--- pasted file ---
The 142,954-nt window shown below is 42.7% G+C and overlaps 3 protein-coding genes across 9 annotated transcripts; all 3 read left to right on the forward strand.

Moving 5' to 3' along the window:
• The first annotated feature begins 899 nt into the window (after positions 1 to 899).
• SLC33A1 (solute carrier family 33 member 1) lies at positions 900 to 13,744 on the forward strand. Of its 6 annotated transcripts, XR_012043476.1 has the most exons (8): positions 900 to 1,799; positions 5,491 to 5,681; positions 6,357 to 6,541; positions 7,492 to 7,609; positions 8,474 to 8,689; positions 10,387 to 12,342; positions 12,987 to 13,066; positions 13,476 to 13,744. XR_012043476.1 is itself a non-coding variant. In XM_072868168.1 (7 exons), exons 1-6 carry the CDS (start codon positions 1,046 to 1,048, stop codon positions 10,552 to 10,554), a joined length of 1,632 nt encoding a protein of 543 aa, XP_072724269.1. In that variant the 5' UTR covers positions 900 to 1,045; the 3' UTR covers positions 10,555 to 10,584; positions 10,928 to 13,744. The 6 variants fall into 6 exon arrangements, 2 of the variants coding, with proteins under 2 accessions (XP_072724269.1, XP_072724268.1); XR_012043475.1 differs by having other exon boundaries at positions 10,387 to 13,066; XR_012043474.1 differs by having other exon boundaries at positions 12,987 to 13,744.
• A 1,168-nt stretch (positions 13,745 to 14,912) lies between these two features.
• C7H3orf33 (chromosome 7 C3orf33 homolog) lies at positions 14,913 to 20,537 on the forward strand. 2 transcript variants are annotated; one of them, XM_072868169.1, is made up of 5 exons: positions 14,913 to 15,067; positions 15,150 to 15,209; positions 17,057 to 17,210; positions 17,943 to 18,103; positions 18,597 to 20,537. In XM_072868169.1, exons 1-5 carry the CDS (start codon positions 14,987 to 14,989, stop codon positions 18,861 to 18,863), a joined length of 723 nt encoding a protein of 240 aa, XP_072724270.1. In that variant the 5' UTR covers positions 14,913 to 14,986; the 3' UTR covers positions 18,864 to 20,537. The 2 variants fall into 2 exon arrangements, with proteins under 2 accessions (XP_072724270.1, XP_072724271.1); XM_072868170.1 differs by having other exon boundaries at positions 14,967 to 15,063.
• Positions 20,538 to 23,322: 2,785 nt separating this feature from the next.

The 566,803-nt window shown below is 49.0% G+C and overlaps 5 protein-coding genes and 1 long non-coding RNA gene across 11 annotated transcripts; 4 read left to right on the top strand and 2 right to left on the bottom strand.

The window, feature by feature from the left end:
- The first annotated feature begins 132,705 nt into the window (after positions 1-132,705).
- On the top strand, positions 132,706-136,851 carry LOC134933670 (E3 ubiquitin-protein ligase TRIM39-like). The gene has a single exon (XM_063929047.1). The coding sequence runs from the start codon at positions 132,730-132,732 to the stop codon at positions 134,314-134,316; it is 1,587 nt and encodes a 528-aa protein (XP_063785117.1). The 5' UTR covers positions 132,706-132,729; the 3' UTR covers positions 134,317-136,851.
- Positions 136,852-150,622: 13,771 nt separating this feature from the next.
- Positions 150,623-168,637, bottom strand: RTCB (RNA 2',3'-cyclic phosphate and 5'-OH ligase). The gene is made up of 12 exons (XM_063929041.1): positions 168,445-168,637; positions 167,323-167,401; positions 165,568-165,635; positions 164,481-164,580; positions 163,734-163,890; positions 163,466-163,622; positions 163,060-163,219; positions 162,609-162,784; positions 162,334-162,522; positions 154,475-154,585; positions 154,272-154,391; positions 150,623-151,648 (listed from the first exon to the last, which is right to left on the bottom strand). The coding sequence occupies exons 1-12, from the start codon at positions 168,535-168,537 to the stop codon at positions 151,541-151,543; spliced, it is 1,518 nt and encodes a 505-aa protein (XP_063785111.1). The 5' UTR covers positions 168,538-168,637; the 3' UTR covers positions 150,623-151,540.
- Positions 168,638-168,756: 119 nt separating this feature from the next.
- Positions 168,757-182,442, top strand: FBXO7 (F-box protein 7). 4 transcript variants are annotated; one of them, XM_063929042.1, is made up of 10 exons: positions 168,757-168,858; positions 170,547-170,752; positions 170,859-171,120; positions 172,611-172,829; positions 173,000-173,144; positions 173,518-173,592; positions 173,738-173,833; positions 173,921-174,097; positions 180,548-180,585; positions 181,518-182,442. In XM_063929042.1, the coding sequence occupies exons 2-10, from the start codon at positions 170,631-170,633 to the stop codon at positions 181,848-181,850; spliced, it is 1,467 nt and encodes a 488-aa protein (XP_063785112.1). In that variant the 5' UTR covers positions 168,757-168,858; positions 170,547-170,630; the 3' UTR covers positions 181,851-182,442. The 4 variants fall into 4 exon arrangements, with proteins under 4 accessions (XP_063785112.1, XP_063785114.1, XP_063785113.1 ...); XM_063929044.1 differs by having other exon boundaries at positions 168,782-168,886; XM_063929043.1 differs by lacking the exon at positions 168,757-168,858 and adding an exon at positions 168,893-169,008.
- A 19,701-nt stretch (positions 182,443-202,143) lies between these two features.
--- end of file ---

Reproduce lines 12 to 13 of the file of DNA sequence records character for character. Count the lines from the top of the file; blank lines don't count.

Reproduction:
- Positions 136,852-150,622: 13,771 nt separating this feature from the next.
- Positions 150,623-168,637, bottom strand: RTCB (RNA 2',3'-cyclic phosphate and 5'-OH ligase). The gene is made up of 12 exons (XM_063929041.1): positions 168,445-168,637; positions 167,323-167,401; positions 165,568-165,635; positions 164,481-164,580; positions 163,734-163,890; positions 163,466-163,622; positions 163,060-163,219; positions 162,609-162,784; positions 162,334-162,522; positions 154,475-154,585; positions 154,272-154,391; positions 150,623-151,648 (listed from the first exon to the last, which is right to left on the bottom strand). The coding sequence occupies exons 1-12, from the start codon at positions 168,535-168,537 to the stop codon at positions 151,541-151,543; spliced, it is 1,518 nt and encodes a 505-aa protein (XP_063785111.1). The 5' UTR covers positions 168,538-168,637; the 3' UTR covers positions 150,623-151,540.